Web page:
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2022.06.10 Dori Davari PhD Dissertation.pdf

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DESTINATION CURIOSITY: CONCEPTUALIZATION, MEASUREMENT, AND EFFECT

thesis
posted on 2022-06-14, 17:26 authored by Dori DavariDori Davari

Purpose of visit is one of the main determinants of destination choice. Assessing the fulfillment of travelers’ desires could thus gauge the tourism potential of a country from the perspective of travelers. The main reasons for traveling are relaxation, pleasure and entertainment, social interaction, opportunity to meet a romantic or sexual partner, educational opportunity, self-fulfillment, wish fulfillment, shopping, business, holiday, health, and transit. Meanwhile, academic research on satisfying the curiosity about a destination remains underdeveloped. The concept of curiosity is central to motivation and curiosity as a personality trait plays a significant role in the behavior of a traveler.


The goal of this dissertation was to examine the tourism potential of a destination from the point of view of travelers interested in exploring new horizons and perspectives to better fulfill their expectations and increase customer satisfaction. The purpose of this study is three-fold: (1) conceptualize destination curiosity; (2) develop a scale for destination curiosity; (3) examine the impact of destination curiosity as a major driver of international travel. For the latter, a set of integral relationships across different measurement items associated with destination curiosity and the cultural identity dimension of place identity is instituted in an SEM model in which the dependent variable is international visit intention. 

For this purpose, this study coined the term destination curiosity (hereafter, DC), which was defined as the travel enthusiasm that is reflective of a curious behavior to explore and seek fulfillment in acquiring knowledge through the actual travel experience at the destination. Aligned with Berlyne’s definition of curiosity and exploratory behavior, who is the most influential contributor to the concept of exploratory behavior, the two main dimensions of curiosity continue to be perceptual curiosity, which is more emotionally driven, and epistemic curiosity, which is information seeking behavior and cognitively driven.


Having addressed both the affective and cognitive drivers of curiosity to conceptualize DC, sensation seeking, novelty experience, need for cognition, and perceptual curiosity were incorporated into the approach. DC was conceptualized according to Fine's clockspeed model (1998). Fine’s model is related to the rate of change and includes two dimensions: process control (integrality-modularity) and decision control (slow-fast clockspeed). By incorporating this model, both the complexity and diversity dimensions of DC were considered. Therefore, DC was conceptualized in a way that illustrates how the existing or potential competitive advantages of destinations can influence the destination choices of travelers when they travel to explore new horizons and perspectives. In this study Fine’s clockspeed model—as a supply chain model defined to be used by suppliers/organizations—is incorporated in conceptualizing destination curiosity, as personality trait of a traveler, with the lens of demand expectation.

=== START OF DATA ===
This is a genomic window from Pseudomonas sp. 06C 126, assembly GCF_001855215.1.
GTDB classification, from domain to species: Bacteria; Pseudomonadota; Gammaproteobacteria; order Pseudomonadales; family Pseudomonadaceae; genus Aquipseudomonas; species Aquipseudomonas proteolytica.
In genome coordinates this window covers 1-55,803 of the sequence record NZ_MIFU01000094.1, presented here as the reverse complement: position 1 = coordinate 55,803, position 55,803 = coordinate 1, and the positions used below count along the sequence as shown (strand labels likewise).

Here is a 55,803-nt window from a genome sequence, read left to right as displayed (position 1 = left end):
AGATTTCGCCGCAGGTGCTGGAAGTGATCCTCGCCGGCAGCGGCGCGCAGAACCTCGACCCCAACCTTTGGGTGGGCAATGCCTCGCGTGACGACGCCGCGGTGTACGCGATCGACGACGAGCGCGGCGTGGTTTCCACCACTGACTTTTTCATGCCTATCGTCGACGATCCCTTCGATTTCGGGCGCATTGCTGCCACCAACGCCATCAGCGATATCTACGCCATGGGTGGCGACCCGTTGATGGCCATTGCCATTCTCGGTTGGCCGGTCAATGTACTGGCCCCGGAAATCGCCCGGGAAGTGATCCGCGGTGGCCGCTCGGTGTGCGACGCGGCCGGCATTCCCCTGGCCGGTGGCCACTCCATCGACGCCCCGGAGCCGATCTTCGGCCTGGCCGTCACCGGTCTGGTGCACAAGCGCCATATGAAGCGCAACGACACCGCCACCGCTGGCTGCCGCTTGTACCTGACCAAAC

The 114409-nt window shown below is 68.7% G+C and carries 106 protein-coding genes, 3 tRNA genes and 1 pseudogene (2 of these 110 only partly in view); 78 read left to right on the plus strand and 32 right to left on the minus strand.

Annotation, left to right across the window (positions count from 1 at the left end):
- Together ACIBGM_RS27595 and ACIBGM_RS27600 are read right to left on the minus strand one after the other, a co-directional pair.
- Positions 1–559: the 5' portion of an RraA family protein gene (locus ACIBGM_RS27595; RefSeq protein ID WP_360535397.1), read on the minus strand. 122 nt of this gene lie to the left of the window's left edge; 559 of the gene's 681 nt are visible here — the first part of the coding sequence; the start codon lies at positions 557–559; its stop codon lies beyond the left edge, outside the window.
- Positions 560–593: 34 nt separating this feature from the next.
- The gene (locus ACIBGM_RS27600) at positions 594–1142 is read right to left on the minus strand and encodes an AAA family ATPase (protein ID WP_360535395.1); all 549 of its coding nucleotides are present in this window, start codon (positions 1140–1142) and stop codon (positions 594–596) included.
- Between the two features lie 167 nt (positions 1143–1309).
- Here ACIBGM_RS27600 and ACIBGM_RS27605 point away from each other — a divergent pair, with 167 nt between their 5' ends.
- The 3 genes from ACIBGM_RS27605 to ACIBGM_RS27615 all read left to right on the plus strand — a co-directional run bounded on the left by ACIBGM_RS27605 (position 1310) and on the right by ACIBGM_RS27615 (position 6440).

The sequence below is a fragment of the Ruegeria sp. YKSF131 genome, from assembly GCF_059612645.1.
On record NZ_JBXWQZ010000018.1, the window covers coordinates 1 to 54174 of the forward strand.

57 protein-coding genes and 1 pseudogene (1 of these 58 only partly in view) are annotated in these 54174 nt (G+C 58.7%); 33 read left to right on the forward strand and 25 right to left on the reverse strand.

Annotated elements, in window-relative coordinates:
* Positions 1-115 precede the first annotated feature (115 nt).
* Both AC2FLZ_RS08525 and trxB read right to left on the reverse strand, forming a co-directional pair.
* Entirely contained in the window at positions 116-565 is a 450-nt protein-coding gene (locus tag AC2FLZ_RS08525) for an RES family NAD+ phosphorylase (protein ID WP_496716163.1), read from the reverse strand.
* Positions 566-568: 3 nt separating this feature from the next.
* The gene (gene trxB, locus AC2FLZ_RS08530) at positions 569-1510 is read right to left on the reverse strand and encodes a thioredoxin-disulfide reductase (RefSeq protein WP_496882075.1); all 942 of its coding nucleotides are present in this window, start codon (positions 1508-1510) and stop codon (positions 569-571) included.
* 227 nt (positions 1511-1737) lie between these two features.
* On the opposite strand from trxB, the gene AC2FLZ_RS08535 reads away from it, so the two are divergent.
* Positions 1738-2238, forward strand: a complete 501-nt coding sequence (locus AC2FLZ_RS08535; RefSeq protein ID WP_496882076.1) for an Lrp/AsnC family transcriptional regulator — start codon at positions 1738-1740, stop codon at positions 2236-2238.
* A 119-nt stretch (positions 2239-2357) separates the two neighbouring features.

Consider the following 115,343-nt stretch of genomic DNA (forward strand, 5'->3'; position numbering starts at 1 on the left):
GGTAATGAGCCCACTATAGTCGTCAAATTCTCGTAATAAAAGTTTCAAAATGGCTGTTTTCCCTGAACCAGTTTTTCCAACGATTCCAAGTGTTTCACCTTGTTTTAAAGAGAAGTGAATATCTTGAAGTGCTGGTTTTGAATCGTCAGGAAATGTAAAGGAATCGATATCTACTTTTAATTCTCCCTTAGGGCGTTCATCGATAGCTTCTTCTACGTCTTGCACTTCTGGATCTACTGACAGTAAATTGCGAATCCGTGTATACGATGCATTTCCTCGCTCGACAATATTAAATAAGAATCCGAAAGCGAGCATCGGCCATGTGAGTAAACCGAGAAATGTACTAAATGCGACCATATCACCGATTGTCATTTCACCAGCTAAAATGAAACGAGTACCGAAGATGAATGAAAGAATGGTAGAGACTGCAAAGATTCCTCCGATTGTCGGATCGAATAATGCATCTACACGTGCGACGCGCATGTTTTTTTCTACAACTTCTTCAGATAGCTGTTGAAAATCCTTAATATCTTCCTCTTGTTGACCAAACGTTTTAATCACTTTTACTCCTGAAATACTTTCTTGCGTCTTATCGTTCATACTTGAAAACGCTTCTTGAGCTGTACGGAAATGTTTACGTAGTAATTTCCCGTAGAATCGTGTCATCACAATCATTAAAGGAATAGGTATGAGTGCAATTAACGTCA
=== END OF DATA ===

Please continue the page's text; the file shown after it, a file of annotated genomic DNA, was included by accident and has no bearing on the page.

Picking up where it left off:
As for developing a scale through a rigorous approach via higher-order factor modeling, a scale was developed to measure DC. Delphi method was used to purify the initial measurement items that were adopted from the perceptual curiosity scale (Collins, Litman, & Spielberger, 2004), the need for cognition scale (Cacioppo & Petty, 1982), the desire for novelty scale (Pearson, 1970), and the sensation seeking scale (Zuckerman, Kolin, Price, & Zoob, 1964) in the travel context. In addition, EFA and higher-order factor modeling were incorporated to develop a scale. 


Finally, to ensure the predictive validity of the developed scale, another study was designed to examine the mediating effect of DC on the impact of the cultural identity (dimension of brand identity) of a country on international visit intention. Motion pictures, mega-events, or gastronomy arguably act as instigators; while established brand persistence, geopolitics, or the existence of stereotypes about a destination act as inhibitors when it comes to one’s willingness to travel to another country. Therefore, Turkey was chosen for the context and a scenario was defined that addressed all the mentioned elements. The cultural identity of a destination was considered a proper antecedent for examining the mediating effect of DC on international visit, as the desire to enjoy unique pleasant experiences is likely to be universal. Meanwhile, culture is undoubtedly a unique attribute of any destination, whether a destination affiliated with thousands of years of fame or a non-major tourist destination which has sustained its culture. The significant mediating effect of DC in that study shows its importance in destination marketing.


The DC is arguably critical for the improvement of relations between nations. The more people travel to explore new horizons and perspectives, the more they will understand each other. In the same vein, for travelers with a high level of DC, traveling is a means of nourishing their soul that can eventually improve the well-being of the global society.

Funding

N/A

History

Degree Type

  • Doctor of Philosophy

Department

  • Hospitality and Tourism Management

Campus location

  • West Lafayette

Advisor/Supervisor/Committee Chair

SooCheong (Shawn) Jang

Additional Committee Member 2

Liang (Larry) Yu

Additional Committee Member 3

Trenton Mize

Additional Committee Member 4

Shinyong Jung

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